Oshkosh exceeds earnings expectations and receives upgrade

Every day, Wall Street analysts upgrade some stocks, downgrade others, and begin coverage on a few more. But do these analysts even know what they’re talking about? Today, we’re taking a look at a top-tier Wall Street pick…

After a year of declining stocks, Oshkosh (NYSE: OSK) Investors finally had a good day yesterday. The company reported a significant increase in profits and a significant increase in forecast, which led to a share price increase of over 2.5%.

Today, Mr. Market appears to be setting Oshkosh up for another bull run, with analysts at Merrill Lynch expressing excitement about Oshkosh’s growth prospects while other analysts at RBC Capital raise their price targets on Oshkosh stock.

Here’s what you need to know.

Five dice labeled “Buy” and “Sell” on an LCD screen with price charts and numbersFive dice labeled “Buy” and “Sell” on an LCD screen with price charts and numbers

Five dice labeled “Buy” and “Sell” on an LCD screen with price charts and numbers

Image source: Getty Images.

Modernization of Oshkosh has the details. This morning, Merrill Lynch upgraded Oshkosh stock to Buy and set a price target of $85, implying a potential gain of over 16% for investors who buy the stock at today’s price.

Oshkosh’s growth streak, Merrill says, has not yet peaked, and the analyst believes earnings could continue to rise into 2020 or even 2021. Defense backlogs are growing, and the company’s access equipment and fire and emergency response units, which are more dependent on the economy, also appear to be growing steadily.

According to Merrill Lynch, Oshkosh “provides little earnings momentum in a slow-growth engineering world.”

And also rising price targets

And Merrill Lynch isn’t the only analyst interested in Oshkosh. Canadian investment bank RBC Capital — which had already rated Oshkosh as “outperform” ahead of Wednesday’s announcement — confirmed it was raising its price target on Oshkosh shares to $90.

Like Merrill Lynch, RBC based its optimism on “increased revenue and margin targets” at Oshkosh, as well as “surprisingly strong” order growth. RBC also points out that Oshkosh is buying back shares, which should result in rising earnings being concentrated in a shrinking number of shares outstanding, which will cause earnings per share to grow faster than expected.

It’s also worth noting that RBC isn’t the only bank to raise its price target on Oshkosh today. Citi, Credit Suisse, Deutsche Bank and Morgan Stanley also raised their price targets – and they all believe Oshkosh stock is worth more than it’s currently selling for.

What Oshkosh said

So what was it that Oshkosh said yesterday that made so many analysts so optimistic about the company’s prospects? Let’s take a look.

Most companies are currently reporting their fourth quarter 2018 results, but Oshkosh announced its “first quarter 2019” results. Earnings per share more than doubled from the first quarter of last year, rising to $1.51 on revenue of $1.8 billion – up 14%. The company highlighted “higher sales in access equipment and fire and emergency” as growth drivers, with both segments reporting “double-digit revenue growth.” And that’s understating how great the news was – access equipment revenue increased 32% year over year, while fire and emergency revenue increased 29%.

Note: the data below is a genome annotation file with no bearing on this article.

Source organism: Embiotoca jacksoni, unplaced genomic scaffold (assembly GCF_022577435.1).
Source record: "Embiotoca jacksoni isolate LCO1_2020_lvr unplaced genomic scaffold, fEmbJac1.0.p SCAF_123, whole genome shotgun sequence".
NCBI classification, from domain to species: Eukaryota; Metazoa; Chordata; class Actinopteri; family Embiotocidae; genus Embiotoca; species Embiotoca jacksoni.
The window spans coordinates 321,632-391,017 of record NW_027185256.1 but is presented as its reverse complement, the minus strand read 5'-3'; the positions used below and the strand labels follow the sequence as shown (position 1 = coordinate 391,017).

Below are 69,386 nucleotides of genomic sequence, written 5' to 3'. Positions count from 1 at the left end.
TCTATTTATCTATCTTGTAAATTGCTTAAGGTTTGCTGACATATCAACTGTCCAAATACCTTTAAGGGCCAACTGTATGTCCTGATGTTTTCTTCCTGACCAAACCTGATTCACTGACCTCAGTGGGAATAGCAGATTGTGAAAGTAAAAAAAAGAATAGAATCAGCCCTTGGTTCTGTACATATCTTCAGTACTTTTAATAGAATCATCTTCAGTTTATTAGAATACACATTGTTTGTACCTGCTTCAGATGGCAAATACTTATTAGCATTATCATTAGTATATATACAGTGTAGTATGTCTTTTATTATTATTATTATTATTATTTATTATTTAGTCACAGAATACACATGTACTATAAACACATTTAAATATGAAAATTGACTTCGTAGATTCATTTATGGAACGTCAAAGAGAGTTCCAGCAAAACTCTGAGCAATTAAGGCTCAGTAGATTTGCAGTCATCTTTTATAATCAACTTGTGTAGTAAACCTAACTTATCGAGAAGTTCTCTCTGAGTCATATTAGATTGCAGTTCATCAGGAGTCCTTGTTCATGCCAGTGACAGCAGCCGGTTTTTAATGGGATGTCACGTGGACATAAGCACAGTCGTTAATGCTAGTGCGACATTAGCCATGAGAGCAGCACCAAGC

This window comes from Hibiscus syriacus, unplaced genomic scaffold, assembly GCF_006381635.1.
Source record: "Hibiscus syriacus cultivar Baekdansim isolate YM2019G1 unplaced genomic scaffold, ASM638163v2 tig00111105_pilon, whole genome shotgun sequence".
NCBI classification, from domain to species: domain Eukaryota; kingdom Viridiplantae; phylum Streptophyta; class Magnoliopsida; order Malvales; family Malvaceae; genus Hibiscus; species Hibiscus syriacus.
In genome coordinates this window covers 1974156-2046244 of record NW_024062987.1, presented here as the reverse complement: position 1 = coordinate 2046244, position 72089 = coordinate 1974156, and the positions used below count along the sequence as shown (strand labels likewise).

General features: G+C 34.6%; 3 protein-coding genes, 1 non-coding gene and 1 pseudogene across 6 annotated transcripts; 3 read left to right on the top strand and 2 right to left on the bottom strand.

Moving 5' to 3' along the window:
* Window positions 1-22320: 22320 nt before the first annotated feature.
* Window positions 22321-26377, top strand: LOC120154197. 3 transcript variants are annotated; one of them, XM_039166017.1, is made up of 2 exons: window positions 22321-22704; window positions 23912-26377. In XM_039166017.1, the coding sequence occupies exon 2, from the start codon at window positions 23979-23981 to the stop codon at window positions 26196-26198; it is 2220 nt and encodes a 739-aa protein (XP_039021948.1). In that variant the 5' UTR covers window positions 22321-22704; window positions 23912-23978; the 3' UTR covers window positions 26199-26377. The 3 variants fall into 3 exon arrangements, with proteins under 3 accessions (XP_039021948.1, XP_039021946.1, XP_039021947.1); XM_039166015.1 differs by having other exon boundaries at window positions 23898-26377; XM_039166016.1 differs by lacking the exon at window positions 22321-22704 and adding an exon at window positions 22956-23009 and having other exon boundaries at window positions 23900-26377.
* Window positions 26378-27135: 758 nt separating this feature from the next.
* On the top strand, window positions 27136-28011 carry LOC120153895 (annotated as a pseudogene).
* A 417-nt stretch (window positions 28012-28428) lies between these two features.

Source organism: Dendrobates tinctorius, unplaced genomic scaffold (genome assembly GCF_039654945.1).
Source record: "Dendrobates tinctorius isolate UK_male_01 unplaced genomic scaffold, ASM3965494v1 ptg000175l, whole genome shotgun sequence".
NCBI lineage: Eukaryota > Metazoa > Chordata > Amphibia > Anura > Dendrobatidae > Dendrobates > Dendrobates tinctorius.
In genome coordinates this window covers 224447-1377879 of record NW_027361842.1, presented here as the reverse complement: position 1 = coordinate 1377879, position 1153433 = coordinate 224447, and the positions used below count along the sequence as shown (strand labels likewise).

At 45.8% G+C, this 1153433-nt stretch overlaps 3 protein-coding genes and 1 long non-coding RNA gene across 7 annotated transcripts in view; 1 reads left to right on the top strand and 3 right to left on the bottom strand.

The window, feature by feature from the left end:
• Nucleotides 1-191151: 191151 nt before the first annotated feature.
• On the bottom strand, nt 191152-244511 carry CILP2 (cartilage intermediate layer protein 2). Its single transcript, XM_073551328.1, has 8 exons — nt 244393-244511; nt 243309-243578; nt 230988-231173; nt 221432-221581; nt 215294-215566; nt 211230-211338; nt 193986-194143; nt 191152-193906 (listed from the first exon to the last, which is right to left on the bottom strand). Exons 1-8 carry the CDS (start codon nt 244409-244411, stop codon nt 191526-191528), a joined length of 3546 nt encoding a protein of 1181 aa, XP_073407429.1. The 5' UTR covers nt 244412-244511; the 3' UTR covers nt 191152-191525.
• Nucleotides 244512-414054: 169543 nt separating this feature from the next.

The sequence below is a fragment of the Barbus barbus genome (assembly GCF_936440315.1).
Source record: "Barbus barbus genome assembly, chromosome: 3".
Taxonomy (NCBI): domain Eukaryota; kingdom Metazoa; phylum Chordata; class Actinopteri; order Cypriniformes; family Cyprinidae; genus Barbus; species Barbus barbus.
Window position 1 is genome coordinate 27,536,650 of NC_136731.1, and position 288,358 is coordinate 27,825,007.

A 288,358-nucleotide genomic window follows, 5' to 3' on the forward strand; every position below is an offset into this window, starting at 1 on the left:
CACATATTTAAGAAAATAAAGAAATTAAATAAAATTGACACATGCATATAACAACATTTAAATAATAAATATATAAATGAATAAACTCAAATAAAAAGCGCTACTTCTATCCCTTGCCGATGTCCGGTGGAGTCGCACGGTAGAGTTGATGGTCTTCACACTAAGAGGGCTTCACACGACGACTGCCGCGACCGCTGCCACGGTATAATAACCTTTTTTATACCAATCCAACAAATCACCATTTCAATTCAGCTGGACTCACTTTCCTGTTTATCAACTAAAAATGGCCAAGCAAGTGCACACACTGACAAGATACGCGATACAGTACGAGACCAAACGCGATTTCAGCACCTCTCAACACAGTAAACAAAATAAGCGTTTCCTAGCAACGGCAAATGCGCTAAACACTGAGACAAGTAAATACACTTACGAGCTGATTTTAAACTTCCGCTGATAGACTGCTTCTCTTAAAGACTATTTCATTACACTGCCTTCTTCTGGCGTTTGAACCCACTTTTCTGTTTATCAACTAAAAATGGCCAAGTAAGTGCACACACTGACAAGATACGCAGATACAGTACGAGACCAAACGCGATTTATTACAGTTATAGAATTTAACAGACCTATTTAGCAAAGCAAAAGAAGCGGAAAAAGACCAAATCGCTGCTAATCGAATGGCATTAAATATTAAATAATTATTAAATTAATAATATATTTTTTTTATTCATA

CEO Wilson Jones called it a “good start” to fiscal 2019, but not the end of the good news. He continued, “We remain confident in our outlook, supported by positive customer sentiment, a strong backlog and a focused Oshkosh team.” A $1.7 billion Joint Light Tactical Vehicles (JLTV) order received in the quarter will help the company achieve that outlook.

Given the booming business, Oshkosh now expects the company to generate earnings of between $6.90 and $7.40 per share this year on sales of between $8.05 billion and $8.25 billion.

What it means for investors

All of these estimates are higher than the expectations Oshkosh had previously given investors, which explains Wall Street’s enthusiasm for the stock today. But are they high enough to make Oshkosh stock a buy?

I’m not sure.

Consider this: With net income of $524 million and a market capitalization of $5.1 billion, Oshkosh is certainly looks cheap, as shares cost less than 10 times trailing earnings. And assuming the company hits the high end of its earnings forecast, the stock would be almost as cheap at forward P/E as it is at trailing P/E. That looks cheap compared to the 15% growth rate analysts are forecasting for Oshkosh.

What concerns me about Oshkosh, however, is that free cash flow, which was already far behind reported net income at the end of fiscal 2018, is declining even further (both objectively and relative to reported earnings) as we enter the new year. In the first quarter of fiscal 2019, Oshkosh has just $222 million in trailing free cash flow versus $524 million in reported earnings—less than $0.42 in real cash earnings per $1 of reported earnings, according to data from S&P Global Market Intelligence.

This leads me to believe that while Oshkosh’s earnings are currently high, they are low quality and may not be sustainable. This is why I disagree with Merrill Lynch or RBC. No matter how good the earnings look, unless free cash flow improves, I can’t call Oshkosh stock a buy.

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Rich Smith does not own any stocks mentioned. The Motley Fool does not own any stocks mentioned. The Motley Fool has a disclosure policy.